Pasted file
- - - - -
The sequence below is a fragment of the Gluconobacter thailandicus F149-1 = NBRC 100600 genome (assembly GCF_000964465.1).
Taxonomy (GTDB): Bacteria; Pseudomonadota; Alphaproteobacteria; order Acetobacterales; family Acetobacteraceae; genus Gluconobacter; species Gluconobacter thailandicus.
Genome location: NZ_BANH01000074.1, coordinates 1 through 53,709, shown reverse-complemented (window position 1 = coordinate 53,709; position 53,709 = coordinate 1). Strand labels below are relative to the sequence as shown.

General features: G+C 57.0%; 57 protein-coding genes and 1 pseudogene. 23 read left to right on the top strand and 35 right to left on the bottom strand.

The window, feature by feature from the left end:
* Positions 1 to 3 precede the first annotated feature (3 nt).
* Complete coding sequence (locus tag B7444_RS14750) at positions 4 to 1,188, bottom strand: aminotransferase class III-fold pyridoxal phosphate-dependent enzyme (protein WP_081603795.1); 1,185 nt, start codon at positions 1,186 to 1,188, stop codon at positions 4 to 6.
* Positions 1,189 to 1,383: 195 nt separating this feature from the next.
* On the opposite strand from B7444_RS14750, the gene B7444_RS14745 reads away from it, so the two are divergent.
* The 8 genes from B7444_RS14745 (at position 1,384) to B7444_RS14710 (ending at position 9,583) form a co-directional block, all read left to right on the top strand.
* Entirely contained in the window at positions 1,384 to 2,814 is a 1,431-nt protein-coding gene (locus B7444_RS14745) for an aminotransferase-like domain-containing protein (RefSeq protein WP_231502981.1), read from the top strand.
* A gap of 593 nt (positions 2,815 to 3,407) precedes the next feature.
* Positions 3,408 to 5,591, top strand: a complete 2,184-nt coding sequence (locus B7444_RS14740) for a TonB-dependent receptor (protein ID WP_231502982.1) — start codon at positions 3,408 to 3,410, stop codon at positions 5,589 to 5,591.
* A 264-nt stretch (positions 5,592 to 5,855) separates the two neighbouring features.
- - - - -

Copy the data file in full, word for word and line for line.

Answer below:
The sequence below is a fragment of the Gluconobacter thailandicus F149-1 = NBRC 100600 genome (assembly GCF_000964465.1).
Taxonomy (GTDB): Bacteria; Pseudomonadota; Alphaproteobacteria; order Acetobacterales; family Acetobacteraceae; genus Gluconobacter; species Gluconobacter thailandicus.
Genome location: NZ_BANH01000074.1, coordinates 1 through 53,709, shown reverse-complemented (window position 1 = coordinate 53,709; position 53,709 = coordinate 1). Strand labels below are relative to the sequence as shown.

General features: G+C 57.0%; 57 protein-coding genes and 1 pseudogene. 23 read left to right on the top strand and 35 right to left on the bottom strand.

The window, feature by feature from the left end:
* Positions 1 to 3 precede the first annotated feature (3 nt).
* Complete coding sequence (locus tag B7444_RS14750) at positions 4 to 1,188, bottom strand: aminotransferase class III-fold pyridoxal phosphate-dependent enzyme (protein WP_081603795.1); 1,185 nt, start codon at positions 1,186 to 1,188, stop codon at positions 4 to 6.
* Positions 1,189 to 1,383: 195 nt separating this feature from the next.
* On the opposite strand from B7444_RS14750, the gene B7444_RS14745 reads away from it, so the two are divergent.
* The 8 genes from B7444_RS14745 (at position 1,384) to B7444_RS14710 (ending at position 9,583) form a co-directional block, all read left to right on the top strand.
* Entirely contained in the window at positions 1,384 to 2,814 is a 1,431-nt protein-coding gene (locus B7444_RS14745) for an aminotransferase-like domain-containing protein (RefSeq protein WP_231502981.1), read from the top strand.
* A gap of 593 nt (positions 2,815 to 3,407) precedes the next feature.
* Positions 3,408 to 5,591, top strand: a complete 2,184-nt coding sequence (locus B7444_RS14740) for a TonB-dependent receptor (protein ID WP_231502982.1) — start codon at positions 3,408 to 3,410, stop codon at positions 5,589 to 5,591.
* A 264-nt stretch (positions 5,592 to 5,855) separates the two neighbouring features.